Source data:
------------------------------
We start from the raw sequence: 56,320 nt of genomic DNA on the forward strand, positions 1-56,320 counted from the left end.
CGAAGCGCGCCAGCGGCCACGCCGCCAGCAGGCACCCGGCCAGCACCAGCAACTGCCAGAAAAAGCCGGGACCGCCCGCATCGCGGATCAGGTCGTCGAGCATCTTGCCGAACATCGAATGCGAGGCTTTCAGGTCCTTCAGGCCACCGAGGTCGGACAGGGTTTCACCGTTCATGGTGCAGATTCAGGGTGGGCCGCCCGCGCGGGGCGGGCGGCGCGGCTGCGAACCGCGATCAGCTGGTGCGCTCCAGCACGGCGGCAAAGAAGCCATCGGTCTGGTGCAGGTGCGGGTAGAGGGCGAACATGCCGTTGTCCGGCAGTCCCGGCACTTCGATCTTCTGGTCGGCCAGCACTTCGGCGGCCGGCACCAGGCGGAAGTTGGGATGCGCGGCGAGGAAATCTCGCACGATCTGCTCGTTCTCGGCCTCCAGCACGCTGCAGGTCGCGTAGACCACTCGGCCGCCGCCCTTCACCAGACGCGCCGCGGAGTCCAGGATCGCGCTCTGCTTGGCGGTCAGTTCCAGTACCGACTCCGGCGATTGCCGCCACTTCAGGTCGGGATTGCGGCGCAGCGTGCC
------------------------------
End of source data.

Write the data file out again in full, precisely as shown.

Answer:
We start from the raw sequence: 56,320 nt of genomic DNA on the forward strand, positions 1-56,320 counted from the left end.
CGAAGCGCGCCAGCGGCCACGCCGCCAGCAGGCACCCGGCCAGCACCAGCAACTGCCAGAAAAAGCCGGGACCGCCCGCATCGCGGATCAGGTCGTCGAGCATCTTGCCGAACATCGAATGCGAGGCTTTCAGGTCCTTCAGGCCACCGAGGTCGGACAGGGTTTCACCGTTCATGGTGCAGATTCAGGGTGGGCCGCCCGCGCGGGGCGGGCGGCGCGGCTGCGAACCGCGATCAGCTGGTGCGCTCCAGCACGGCGGCAAAGAAGCCATCGGTCTGGTGCAGGTGCGGGTAGAGGGCGAACATGCCGTTGTCCGGCAGTCCCGGCACTTCGATCTTCTGGTCGGCCAGCACTTCGGCGGCCGGCACCAGGCGGAAGTTGGGATGCGCGGCGAGGAAATCTCGCACGATCTGCTCGTTCTCGGCCTCCAGCACGCTGCAGGTCGCGTAGACCACTCGGCCGCCGCCCTTCACCAGACGCGCCGCGGAGTCCAGGATCGCGCTCTGCTTGGCGGTCAGTTCCAGTACCGACTCCGGCGATTGCCGCCACTTCAGGTCGGGATTGCGGCGCAGCGTGCC